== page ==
Angela steadied herself on the side of the brick building. She crossed her arms and finally said it. “It seems selfish.”
“Selfish? Because I didn’t play by the rules? I don’t think so, honey.” Her mother leaned over and kissed her on the cheek. Then she walked away.
Angela kept her eyes on the cigarette butt and fought the urge to pick it up and put it in the nearest receptacle.
At 8:20 the following morning, Angela parks in Mrs. Rachel Braverman’s driveway. Last night, her supervisor informed her that her duties as an enumerator would no longer be needed. “You’ve done good work, Angela,” her supervisor said, “but the job is done. You’re welcome to log on to our website and apply for future employment opportunities. Thanks so much.” And then she hung up. Just like that.
Angela sits in the driveway a moment longer, watching the minutes on the dashboard clock flash. She is wearing blue jeans and a faded t-shirt with Lincoln High Marching Band scrawled across her chest. This is her final count. She’s off duty. She wants to finish this job, to get it right, even if it doesn’t matter. She doesn’t know what’s next. There is no plan for tomorrow morning.
She carries her briefcase and a box of donuts—two glazed, two jelly-filled— because her mother always said to bring food when you visit someone’s home. She rings the front doorbell. No answer. Cocoa barks and barks. She walks around to the side of the house and peers over the gate into the backyard. Mrs. Braverman sits alone at a small table, her eyes are closed, and she is smiling up into the morning sun. She is already wearing full makeup—painted on eyebrows, caked foundation, hot pink lips—her hair is teased into a brown halo.
“Mrs. Braverman?” Angela calls over the fence.
Mrs. Braverman opens her eyes and lifts Cocoa into her lap. “What’s all this fuss?” She coos into Cocoa’s face. He licks her cheeks and lets forth a quick succession of yips like a drill sergeant. “Shh, Cocoa. Calm down. Shh, boy!”
“Mrs. Braverman?” Angela calls again over the fence. “I brought donuts.”
“Donuts?” Mrs. Braverman turns toward Angela. “Come on in. Let me get you a cup of coffee.” A moment later she returns with steaming coffee in a mug that reads World’s Best Mom and sets it before Angela. “It’s black. I hope that’s okay.”
“Yes. Thank you.”
“I’m so glad you came, dear. I was beginning to worry about you.” Mrs. Braverman leans over and pats Angela’s hand.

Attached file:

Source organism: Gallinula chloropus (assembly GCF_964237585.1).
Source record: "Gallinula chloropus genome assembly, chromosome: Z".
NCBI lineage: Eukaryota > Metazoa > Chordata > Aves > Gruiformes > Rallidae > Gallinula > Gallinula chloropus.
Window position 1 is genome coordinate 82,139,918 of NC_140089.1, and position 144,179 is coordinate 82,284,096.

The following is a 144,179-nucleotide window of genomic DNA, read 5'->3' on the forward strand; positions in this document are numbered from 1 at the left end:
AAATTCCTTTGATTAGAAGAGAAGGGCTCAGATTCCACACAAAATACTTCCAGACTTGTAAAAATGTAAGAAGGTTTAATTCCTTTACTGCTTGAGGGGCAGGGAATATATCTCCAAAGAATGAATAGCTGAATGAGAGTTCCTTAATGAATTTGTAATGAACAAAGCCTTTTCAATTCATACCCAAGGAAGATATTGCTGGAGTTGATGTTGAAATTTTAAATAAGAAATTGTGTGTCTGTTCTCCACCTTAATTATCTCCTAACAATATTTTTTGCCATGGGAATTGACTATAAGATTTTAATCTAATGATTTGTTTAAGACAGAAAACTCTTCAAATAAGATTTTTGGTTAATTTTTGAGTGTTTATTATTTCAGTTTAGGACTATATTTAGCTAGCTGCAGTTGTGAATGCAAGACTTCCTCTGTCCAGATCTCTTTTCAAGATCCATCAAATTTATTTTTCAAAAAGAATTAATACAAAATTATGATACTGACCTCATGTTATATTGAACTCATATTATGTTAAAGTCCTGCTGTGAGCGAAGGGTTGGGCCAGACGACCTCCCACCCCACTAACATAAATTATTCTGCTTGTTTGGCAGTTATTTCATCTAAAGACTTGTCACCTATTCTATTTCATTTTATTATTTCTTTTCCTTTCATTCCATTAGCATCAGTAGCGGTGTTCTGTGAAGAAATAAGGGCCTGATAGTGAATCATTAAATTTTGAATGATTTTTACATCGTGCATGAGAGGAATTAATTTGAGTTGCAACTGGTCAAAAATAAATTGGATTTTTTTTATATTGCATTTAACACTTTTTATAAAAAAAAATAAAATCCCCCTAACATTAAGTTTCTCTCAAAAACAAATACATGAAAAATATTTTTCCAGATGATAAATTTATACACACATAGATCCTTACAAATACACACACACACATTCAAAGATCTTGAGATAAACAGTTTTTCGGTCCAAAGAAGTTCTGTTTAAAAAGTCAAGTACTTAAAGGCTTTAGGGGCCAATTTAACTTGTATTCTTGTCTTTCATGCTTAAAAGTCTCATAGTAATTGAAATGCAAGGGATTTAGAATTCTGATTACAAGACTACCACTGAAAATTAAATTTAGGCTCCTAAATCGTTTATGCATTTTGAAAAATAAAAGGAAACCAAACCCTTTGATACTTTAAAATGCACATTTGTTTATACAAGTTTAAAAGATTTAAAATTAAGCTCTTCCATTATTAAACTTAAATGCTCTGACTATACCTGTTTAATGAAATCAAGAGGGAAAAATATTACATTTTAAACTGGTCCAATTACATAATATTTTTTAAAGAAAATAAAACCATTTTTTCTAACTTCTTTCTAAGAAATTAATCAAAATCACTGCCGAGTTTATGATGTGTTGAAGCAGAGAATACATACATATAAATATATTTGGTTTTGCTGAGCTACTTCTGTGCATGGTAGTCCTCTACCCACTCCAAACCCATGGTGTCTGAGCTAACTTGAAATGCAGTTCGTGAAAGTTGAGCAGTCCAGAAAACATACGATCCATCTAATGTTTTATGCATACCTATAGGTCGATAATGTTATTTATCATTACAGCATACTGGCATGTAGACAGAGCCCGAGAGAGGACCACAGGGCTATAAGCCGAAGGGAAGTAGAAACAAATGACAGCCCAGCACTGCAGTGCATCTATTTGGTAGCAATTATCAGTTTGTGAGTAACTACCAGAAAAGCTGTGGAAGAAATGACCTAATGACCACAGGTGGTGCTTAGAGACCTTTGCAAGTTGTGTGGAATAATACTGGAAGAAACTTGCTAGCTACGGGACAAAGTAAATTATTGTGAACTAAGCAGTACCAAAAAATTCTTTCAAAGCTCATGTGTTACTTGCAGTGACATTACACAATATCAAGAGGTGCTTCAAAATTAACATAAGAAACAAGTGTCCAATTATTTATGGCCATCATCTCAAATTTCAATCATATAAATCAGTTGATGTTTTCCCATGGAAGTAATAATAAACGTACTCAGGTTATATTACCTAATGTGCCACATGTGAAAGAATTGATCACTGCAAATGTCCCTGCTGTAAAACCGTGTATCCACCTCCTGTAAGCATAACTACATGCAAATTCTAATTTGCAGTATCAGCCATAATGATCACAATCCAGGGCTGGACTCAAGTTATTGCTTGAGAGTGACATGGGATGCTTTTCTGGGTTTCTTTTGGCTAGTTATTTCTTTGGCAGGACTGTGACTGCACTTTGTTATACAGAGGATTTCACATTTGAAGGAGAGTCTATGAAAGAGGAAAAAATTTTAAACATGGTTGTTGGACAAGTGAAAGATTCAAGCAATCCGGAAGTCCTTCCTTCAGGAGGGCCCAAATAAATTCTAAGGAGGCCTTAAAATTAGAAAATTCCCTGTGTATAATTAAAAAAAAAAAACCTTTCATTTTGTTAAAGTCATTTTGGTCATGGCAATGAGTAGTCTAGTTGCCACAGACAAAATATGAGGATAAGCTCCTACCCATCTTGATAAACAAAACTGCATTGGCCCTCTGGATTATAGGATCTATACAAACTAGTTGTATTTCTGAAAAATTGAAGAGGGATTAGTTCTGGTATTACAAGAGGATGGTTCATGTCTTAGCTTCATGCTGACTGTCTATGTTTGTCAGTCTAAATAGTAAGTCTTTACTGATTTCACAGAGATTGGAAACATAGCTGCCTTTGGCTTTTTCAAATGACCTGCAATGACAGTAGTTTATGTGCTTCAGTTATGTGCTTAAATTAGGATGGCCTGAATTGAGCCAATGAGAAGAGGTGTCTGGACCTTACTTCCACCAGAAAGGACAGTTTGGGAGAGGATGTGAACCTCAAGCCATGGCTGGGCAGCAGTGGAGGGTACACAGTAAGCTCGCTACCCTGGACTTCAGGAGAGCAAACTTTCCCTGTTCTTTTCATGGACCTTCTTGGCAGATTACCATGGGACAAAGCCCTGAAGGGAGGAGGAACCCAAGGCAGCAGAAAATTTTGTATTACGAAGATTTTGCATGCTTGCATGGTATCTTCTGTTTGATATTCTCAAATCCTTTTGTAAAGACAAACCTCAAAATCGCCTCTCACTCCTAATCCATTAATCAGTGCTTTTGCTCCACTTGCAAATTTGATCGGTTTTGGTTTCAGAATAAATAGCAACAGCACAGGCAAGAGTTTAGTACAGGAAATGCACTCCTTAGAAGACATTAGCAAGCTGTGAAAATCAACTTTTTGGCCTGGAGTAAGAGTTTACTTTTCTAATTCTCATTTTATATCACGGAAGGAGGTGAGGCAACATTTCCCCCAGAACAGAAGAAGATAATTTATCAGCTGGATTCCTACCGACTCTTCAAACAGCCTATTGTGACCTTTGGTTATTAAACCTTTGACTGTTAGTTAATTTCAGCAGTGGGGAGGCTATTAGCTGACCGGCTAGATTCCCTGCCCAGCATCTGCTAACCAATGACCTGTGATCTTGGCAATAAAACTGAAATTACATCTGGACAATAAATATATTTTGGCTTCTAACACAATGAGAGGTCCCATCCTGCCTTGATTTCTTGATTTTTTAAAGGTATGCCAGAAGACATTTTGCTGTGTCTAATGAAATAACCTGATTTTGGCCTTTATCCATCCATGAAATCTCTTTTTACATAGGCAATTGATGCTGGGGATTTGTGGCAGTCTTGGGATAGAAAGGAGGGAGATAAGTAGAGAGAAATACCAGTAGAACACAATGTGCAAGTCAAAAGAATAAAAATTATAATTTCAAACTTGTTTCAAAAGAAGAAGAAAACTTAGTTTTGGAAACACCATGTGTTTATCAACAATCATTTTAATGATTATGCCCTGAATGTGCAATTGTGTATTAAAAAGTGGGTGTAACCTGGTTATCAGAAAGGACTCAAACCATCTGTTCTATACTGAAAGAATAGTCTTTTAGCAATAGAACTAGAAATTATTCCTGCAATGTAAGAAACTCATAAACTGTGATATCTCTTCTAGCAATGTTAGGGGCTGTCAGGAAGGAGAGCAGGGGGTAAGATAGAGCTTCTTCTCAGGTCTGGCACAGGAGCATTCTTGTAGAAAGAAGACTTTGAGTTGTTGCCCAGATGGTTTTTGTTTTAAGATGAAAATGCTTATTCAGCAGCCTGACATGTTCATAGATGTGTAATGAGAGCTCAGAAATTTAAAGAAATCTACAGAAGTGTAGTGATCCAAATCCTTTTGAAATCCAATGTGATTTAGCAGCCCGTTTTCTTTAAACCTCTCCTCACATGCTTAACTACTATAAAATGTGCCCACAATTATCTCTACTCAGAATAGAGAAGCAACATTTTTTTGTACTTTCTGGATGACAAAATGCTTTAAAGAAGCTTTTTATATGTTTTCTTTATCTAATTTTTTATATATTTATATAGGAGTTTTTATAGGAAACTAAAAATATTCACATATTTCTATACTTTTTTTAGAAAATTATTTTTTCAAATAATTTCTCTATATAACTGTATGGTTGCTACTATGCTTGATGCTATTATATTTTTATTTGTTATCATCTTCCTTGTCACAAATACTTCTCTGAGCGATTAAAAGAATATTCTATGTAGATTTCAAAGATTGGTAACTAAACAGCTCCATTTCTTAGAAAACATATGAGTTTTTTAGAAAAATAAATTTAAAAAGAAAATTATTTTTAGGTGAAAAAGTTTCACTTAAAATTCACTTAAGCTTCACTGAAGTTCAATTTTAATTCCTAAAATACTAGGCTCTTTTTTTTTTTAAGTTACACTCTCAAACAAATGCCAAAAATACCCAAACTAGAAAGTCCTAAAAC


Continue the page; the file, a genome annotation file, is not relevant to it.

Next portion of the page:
“I came to help you fill out your census. It’s just ten questions, ma’am. It will take a few minutes.” Angela clicks her ballpoint pen. “The first question is—”
“Do you live alone, Angela? A pretty girl like you probably has a lot of boyfriends. I’ve never lived alone. Went straight from my mother’s arms to my husband’s. People need each other, you know.”
“So, there are two residents in the home, correct?” She takes a sip of her coffee, let’s the warm wash all the way down to her belly.
“No. At least three. There’s Cocoa. He counts. My husband, too. He counts. Bless his soul.”
“I’m sorry for your loss, ma’am, but I think that’s just one.”
“Oh, is it?”
“The census needs an accurate count of current occupants only,” Angela explains. She reaches over to pet Cocoa but pulls her hand back at his low growl.
“Seems like a funny way to count to me. Who’s to say someone doesn’t belong just because they’re gone?” Mrs. Braverman clicks her tongue in disapproval.
Angela wonders how her father filled out his census. Does she count in his number? Did he record Mom? The form blurs in front of her. She moves to the next question. “Do you own this house?”
“I suppose I do. My husband and I bought it together back in ’68. I knew it was the one when I first stepped through the front door. I was so pregnant that day. I had to hold onto the doorframe just to steady myself!” She pauses and looks out into the yard. “Raised all my babies here. Kept their rooms exactly the same. Posters. Little League trophies. In case they ever came back. Would you like to see their rooms? I just love walking through the bedrooms. They’re all grown up, I know, but it’s like they’re still here. Do you own a home, Angela?”